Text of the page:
I absolutely hate that I have to write this blog.
There is a war in Israel, and this is the reality of the world in which we must raise our children. But my job is to help and support parents and children. And so I write…again.
Wasn’t it only yesterday that I wrote about talking to your children about the War in Ukraine?
Having to explain an act of terror or violence or trauma to a child of any age is just plain daunting. As much as we try to shelter them, our children get exposed to the news. I fear that the news of the last days is no exception.
As hard as you will try to limit your young children’s exposure, there is almost no doubt that elementary school age children on up will know about this very real war. This is not the stuff of Paint Gun play. And while it is very far away (as we assure them), there are many people who have family and friends in the areas of conflict. It is hitting close to home and heart for many.
While we go to pains to shelter our preschool and early elementary school age children from this news, the chance that they might hear something does remain. It is fairly certain that your elementary school age children and older will be exposed to this terrible reality.
As I have written too many times previously, what you say will be different for every age child. There are, however, a few one size fits all caveats:
- Children look to their grown ups for safety and reassurance. They look to you for cues about how to react, even how to feel. Protect your children from your extreme emotions. Be aware of your own behavior, your mumbelings, and your affect. Find your calm when you are around your children. Do your best to take care of yourself and your own feelings away from your young children. Try not to leak. Remember, the walls have ears, and your children listen to you while you are on the phone.
- Be mindful about how you are getting your news. Turn televisions and radios off. The explanations you will give to your older children are far less vivid than the one they see on screens.
- Do your best to maintain your family’s routines and typical days. Children need to count on such regularity—mealtimes, bedtimes, homework times—when the world seems to be in such disarray.
- Keep your eyes and ears open. You know your child best. When something about your child seems different, when there are sudden behavior changes, it may be time for you to do a little digging to find out if there is something bothering him/her.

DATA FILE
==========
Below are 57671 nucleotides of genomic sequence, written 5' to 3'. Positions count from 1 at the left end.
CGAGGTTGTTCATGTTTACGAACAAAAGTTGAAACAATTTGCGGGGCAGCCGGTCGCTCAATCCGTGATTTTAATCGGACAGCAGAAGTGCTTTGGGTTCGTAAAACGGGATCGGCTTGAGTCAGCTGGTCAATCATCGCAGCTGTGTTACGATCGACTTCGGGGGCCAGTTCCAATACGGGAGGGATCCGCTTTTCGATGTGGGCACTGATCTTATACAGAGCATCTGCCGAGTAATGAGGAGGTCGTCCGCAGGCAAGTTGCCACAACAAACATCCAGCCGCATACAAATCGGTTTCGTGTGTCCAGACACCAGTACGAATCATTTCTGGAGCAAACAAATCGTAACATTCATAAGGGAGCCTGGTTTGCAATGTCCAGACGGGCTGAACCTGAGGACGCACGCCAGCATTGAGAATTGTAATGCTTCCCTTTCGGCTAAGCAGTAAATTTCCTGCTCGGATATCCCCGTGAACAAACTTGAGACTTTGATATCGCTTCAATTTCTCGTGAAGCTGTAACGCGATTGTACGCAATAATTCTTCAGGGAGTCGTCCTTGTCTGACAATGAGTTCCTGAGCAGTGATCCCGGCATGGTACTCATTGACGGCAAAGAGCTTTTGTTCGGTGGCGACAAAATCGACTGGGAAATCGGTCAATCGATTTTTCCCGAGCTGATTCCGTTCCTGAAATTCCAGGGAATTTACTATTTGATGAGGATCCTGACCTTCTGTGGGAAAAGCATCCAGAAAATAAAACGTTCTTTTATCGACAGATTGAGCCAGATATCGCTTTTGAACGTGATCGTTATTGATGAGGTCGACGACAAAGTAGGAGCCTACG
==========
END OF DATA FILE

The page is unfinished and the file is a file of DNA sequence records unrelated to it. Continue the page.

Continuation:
- Know when you need to seek help. If your child displays any lasting anxieties you may need to consult your physician or a mental health professional.
I urge you to reread my blog in which you will find age specific tips and scripts for talking to your children about the war: YOUR CHILDREN AND THE WAR IN UKRAINE.
While much of the information and many of the tips I offered in this previous blog about the Ukraine are applicable, the facts you share with your children will obviously differ.
While each of us has differing political opinions, I believe we share the feelings of horror over war and its violence. I am sick to my stomach when I think about all the women, men, and children of all ages who have been killed, wounded, taken hostage, about what is playing out in Israel and Gaza right now. This reality cannot be underplayed. But neither can our children’s need to feel safe be under emphasized. Helping our children to learn and to process the realities of our world including the bad ones, is one part of parenting that is no fun and so critical.
The people affected by this war are all human beings. Let us show our children that we care.Let us show them how we care, finding a way to actually help. The internet is filled with links to organizations that are providing help. The time is now.